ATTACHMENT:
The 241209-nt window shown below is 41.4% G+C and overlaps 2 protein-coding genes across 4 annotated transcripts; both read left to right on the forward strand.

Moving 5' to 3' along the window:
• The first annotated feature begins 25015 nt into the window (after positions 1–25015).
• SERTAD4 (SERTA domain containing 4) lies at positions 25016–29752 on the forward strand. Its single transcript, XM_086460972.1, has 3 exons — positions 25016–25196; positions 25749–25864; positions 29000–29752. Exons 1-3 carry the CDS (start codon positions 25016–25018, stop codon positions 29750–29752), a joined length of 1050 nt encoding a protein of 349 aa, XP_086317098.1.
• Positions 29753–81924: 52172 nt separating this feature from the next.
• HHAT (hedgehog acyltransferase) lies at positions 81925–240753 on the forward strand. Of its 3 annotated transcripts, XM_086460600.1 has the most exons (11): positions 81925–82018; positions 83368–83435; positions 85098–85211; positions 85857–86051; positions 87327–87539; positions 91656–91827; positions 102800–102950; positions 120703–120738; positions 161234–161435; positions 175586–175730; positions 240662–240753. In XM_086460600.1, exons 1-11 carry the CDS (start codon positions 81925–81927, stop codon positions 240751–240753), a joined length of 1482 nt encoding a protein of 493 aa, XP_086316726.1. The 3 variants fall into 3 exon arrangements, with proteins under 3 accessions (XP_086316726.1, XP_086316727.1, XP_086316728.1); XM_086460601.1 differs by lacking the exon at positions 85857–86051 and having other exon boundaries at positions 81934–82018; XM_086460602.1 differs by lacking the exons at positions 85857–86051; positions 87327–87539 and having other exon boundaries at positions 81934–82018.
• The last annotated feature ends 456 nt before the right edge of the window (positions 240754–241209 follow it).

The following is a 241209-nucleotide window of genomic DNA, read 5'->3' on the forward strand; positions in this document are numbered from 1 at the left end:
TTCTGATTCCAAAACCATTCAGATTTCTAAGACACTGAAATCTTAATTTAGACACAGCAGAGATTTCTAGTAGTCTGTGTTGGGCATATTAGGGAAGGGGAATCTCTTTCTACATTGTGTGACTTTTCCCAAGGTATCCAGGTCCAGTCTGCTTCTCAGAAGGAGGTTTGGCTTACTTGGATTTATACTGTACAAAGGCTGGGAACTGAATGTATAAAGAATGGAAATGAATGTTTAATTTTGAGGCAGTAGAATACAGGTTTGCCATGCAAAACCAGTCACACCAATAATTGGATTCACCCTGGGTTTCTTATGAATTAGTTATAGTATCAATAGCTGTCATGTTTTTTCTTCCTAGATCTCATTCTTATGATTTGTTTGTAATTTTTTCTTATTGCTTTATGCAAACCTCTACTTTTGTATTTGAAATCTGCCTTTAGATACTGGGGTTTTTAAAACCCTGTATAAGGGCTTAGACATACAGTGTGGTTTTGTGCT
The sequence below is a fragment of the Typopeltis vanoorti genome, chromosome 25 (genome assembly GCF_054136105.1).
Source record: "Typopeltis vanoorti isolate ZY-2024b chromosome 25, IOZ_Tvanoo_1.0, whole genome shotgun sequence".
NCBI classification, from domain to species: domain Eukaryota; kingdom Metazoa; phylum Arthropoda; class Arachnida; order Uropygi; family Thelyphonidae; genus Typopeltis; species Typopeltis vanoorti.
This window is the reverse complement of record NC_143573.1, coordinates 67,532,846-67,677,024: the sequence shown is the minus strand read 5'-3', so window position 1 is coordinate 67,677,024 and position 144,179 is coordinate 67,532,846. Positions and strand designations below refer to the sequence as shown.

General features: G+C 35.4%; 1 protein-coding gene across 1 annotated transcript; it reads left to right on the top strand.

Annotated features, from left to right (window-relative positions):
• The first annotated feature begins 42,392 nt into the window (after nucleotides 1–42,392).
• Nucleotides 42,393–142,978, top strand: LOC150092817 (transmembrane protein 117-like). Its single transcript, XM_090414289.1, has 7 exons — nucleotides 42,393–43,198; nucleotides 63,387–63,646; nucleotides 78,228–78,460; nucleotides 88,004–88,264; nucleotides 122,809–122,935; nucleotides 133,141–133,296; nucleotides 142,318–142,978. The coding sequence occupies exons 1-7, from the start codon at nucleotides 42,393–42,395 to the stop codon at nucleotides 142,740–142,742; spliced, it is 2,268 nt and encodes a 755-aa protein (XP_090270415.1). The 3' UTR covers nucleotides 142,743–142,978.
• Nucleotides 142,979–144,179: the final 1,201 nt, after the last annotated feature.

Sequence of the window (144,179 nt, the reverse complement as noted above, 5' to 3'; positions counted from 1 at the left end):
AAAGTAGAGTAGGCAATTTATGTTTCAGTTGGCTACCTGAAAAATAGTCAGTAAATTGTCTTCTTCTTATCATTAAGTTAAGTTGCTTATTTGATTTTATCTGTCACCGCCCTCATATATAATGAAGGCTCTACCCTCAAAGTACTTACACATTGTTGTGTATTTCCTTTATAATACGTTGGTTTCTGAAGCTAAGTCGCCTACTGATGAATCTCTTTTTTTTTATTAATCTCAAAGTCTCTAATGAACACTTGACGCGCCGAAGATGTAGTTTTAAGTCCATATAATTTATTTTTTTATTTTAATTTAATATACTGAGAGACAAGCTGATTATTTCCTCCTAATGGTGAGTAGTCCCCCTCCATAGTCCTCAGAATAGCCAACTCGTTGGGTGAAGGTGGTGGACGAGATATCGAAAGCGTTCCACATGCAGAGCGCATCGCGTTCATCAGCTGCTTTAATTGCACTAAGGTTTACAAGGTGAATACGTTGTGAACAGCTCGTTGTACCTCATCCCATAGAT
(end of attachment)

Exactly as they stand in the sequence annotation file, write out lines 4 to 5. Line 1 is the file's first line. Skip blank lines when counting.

• SERTAD4 (SERTA domain containing 4) lies at positions 25016–29752 on the forward strand. Its single transcript, XM_086460972.1, has 3 exons — positions 25016–25196; positions 25749–25864; positions 29000–29752. Exons 1-3 carry the CDS (start codon positions 25016–25018, stop codon positions 29750–29752), a joined length of 1050 nt encoding a protein of 349 aa, XP_086317098.1.
• Positions 29753–81924: 52172 nt separating this feature from the next.